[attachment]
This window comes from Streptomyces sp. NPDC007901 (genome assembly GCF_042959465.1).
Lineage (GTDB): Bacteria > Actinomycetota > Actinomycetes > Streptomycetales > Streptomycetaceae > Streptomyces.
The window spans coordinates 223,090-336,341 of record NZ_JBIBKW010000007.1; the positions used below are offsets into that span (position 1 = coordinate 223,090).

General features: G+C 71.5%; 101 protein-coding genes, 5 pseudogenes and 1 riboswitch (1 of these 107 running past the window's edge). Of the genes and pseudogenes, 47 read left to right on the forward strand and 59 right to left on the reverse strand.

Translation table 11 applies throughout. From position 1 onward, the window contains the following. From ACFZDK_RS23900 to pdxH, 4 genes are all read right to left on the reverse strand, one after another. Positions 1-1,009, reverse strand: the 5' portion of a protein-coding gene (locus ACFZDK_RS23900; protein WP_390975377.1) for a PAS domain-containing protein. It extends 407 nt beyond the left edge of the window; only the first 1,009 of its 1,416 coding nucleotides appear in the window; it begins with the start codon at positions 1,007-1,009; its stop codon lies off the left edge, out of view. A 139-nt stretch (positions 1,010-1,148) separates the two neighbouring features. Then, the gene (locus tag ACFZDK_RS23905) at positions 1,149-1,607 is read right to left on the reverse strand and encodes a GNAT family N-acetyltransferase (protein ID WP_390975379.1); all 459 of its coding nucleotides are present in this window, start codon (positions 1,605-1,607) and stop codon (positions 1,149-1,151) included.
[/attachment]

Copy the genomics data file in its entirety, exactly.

This window comes from Streptomyces sp. NPDC007901 (genome assembly GCF_042959465.1).
Lineage (GTDB): Bacteria > Actinomycetota > Actinomycetes > Streptomycetales > Streptomycetaceae > Streptomyces.
The window spans coordinates 223,090-336,341 of record NZ_JBIBKW010000007.1; the positions used below are offsets into that span (position 1 = coordinate 223,090).

General features: G+C 71.5%; 101 protein-coding genes, 5 pseudogenes and 1 riboswitch (1 of these 107 running past the window's edge). Of the genes and pseudogenes, 47 read left to right on the forward strand and 59 right to left on the reverse strand.

Translation table 11 applies throughout. From position 1 onward, the window contains the following. From ACFZDK_RS23900 to pdxH, 4 genes are all read right to left on the reverse strand, one after another. Positions 1-1,009, reverse strand: the 5' portion of a protein-coding gene (locus ACFZDK_RS23900; protein WP_390975377.1) for a PAS domain-containing protein. It extends 407 nt beyond the left edge of the window; only the first 1,009 of its 1,416 coding nucleotides appear in the window; it begins with the start codon at positions 1,007-1,009; its stop codon lies off the left edge, out of view. A 139-nt stretch (positions 1,010-1,148) separates the two neighbouring features. Then, the gene (locus tag ACFZDK_RS23905) at positions 1,149-1,607 is read right to left on the reverse strand and encodes a GNAT family N-acetyltransferase (protein ID WP_390975379.1); all 459 of its coding nucleotides are present in this window, start codon (positions 1,605-1,607) and stop codon (positions 1,149-1,151) included.